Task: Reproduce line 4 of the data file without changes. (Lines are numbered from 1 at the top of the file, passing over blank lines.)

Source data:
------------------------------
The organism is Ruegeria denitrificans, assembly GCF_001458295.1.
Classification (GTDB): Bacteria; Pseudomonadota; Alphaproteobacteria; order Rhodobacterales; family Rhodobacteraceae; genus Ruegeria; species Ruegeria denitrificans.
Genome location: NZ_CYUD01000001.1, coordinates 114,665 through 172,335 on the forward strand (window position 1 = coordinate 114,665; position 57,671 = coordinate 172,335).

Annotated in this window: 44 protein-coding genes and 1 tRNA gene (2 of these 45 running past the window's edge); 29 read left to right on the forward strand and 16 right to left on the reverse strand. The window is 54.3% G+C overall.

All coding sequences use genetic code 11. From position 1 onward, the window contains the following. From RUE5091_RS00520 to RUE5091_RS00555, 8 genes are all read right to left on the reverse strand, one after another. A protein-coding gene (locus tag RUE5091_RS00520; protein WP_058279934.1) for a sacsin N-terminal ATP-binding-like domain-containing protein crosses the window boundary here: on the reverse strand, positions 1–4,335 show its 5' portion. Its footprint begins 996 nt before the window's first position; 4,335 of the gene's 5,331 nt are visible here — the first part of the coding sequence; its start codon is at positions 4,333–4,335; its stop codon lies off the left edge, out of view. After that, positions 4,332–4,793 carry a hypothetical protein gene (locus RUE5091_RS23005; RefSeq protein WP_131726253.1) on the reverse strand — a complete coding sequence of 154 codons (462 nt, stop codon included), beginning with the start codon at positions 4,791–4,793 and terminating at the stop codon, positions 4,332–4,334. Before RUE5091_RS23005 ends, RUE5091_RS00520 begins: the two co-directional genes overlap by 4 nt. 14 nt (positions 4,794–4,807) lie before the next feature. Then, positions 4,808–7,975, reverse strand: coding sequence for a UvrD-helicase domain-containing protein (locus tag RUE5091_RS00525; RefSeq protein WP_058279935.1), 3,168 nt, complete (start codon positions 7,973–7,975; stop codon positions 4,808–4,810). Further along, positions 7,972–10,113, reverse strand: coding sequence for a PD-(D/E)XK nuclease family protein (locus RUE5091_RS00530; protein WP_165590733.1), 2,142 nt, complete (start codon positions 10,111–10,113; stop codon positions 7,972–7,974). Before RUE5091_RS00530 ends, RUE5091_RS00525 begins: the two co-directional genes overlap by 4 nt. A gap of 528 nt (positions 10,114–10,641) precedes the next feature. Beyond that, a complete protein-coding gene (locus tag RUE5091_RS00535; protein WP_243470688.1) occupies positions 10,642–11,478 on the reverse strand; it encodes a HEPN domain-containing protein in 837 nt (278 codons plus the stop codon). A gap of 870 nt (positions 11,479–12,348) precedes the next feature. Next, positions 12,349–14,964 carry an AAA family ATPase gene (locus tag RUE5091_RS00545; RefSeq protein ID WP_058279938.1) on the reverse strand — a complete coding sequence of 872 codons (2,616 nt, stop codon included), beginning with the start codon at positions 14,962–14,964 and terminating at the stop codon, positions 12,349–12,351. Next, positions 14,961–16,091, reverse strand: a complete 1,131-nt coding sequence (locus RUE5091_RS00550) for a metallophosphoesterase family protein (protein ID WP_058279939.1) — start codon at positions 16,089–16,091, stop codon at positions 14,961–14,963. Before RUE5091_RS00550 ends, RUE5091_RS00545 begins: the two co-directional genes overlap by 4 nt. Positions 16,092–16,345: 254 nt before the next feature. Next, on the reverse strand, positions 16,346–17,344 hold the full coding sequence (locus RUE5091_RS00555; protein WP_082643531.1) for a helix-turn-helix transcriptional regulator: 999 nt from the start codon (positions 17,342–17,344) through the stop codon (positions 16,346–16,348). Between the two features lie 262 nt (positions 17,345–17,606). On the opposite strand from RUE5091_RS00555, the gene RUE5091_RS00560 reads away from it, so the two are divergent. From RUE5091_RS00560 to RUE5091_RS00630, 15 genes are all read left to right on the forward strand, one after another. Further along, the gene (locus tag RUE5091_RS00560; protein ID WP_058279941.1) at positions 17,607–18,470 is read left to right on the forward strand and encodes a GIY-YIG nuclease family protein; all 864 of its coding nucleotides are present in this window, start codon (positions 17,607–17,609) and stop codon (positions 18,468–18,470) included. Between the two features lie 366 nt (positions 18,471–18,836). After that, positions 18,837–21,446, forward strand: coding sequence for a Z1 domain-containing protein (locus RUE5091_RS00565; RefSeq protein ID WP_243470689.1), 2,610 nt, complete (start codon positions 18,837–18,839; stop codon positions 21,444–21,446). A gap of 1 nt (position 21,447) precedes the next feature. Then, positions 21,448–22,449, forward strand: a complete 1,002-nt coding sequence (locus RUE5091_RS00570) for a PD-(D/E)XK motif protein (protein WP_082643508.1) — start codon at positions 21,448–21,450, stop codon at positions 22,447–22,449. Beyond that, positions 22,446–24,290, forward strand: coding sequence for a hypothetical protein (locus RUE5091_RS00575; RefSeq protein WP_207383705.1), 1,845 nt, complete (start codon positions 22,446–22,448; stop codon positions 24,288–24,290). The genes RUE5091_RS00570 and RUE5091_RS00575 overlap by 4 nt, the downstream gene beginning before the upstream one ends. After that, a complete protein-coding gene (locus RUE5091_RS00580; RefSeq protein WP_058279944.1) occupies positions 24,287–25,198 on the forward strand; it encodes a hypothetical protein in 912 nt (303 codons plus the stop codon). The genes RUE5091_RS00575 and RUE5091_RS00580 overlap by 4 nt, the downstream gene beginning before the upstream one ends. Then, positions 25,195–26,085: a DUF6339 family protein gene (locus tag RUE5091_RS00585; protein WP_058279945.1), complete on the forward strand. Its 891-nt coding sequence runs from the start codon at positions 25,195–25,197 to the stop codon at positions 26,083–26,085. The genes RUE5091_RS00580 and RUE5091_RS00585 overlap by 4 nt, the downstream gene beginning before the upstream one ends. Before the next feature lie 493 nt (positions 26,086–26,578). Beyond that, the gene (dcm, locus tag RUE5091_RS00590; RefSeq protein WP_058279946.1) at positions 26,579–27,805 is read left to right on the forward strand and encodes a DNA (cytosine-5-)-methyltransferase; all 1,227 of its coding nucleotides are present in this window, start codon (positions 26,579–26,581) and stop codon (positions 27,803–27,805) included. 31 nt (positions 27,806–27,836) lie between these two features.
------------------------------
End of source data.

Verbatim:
Annotated in this window: 44 protein-coding genes and 1 tRNA gene (2 of these 45 running past the window's edge); 29 read left to right on the forward strand and 16 right to left on the reverse strand. The window is 54.3% G+C overall.